As earlier noted, the founders should have a conversation or a discussion on what their interests and expectations are in terms of the general structure of the company. Their discussion will cover the scope of what the founders will agree upon or what they should have in mind. Below are some of the important questions that the founders should discuss in order to have a comprehensive agreement that will protect their interests and avoid any future unnecessary conflicts.
The strategy of a Founders’ Agreement
- What is our overall vision for the start-up?
- What goals do each of us have for the start-up? What goals do we have for ourselves?
- What objectives should we consider in order to achieve those goals?
- What are our respective timelines for achieving these goals?
- What will we each contribute to the company? Should this be valued in terms of a percentage interest in the company?
- How much capital are we each contributing and how will it be spent?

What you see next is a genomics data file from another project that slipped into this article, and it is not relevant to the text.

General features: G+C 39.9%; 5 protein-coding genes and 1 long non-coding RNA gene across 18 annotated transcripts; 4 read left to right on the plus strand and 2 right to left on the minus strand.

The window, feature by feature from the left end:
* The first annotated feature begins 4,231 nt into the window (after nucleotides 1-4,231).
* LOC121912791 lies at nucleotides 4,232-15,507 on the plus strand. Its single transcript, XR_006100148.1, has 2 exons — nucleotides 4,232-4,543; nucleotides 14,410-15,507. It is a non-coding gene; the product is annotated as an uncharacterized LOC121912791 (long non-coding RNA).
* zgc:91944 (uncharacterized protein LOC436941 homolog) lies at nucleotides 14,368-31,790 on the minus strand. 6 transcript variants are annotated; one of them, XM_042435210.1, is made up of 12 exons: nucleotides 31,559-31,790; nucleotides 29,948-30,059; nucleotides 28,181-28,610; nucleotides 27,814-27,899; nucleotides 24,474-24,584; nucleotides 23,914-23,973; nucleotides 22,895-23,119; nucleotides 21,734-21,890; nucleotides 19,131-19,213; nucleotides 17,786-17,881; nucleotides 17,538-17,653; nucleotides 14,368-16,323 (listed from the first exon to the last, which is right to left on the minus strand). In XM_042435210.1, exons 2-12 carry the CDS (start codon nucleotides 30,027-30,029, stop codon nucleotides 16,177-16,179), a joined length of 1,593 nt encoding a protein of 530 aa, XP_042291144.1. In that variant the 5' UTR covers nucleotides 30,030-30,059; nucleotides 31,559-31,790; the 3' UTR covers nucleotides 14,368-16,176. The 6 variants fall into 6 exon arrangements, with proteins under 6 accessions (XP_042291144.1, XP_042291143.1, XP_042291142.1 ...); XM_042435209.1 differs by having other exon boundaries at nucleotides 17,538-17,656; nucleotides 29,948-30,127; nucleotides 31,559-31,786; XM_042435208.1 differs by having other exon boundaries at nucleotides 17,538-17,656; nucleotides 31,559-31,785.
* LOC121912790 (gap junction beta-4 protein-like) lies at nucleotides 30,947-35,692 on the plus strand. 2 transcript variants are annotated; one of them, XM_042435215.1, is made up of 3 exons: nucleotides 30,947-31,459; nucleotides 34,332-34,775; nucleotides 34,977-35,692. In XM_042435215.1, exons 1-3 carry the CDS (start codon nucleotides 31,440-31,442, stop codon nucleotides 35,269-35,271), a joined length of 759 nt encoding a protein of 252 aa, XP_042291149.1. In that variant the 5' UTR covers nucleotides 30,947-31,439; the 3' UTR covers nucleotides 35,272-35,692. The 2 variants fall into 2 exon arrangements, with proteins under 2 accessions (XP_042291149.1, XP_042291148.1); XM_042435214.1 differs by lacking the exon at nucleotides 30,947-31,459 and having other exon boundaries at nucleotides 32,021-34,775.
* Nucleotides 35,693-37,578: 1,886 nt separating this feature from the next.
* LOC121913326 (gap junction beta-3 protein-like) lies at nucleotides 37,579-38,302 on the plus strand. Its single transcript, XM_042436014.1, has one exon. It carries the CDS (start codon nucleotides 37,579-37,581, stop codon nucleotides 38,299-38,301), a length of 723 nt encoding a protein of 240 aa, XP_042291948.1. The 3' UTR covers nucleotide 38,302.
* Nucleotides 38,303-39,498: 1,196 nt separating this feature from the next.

- Should we consider making personal additional capital contributions to the business if it is struggling financially?
- Is the percentage of ownership shares subject to vesting based on continued participation in the business?
- How many shares are we each buying into the company?
- Who owns the Intellectual property of the company?
- How are key decisions and day-to-day decisions of the business to be made? Should we decide by majority vote, unanimous vote, or should certain decisions be solely in the hands of the CEO?
- How should we handle disputes?
- How often should we have meetings to discuss company matters?
- What remuneration/salaries are we entitled to? How can that be modified as the company grows?
- Who should take up certain roles or positions and why? Which positions should we create?
- What are our responsibilities?
- What happens if one of us wants to leave?
- If one founder leaves, does the company or the other founder have the right to buy back that founder’s shares?
- What happens if one of us wants to sell the company, raise money, lend money to the company or dissolve the company?
- What happens if one of us becomes disabled or dies?
- Can we each launch other startups while working on this project?
- Can any of us start a business similar to this one once this one dissolves or does not succeed? What about if one of us leaves and the business is still running, can they start a similar business?
- Under what circumstances can a founder be removed as an employee of the business?
- What happens if one founder is not living up to expectations under the founders’ agreement? How would this situation be resolved?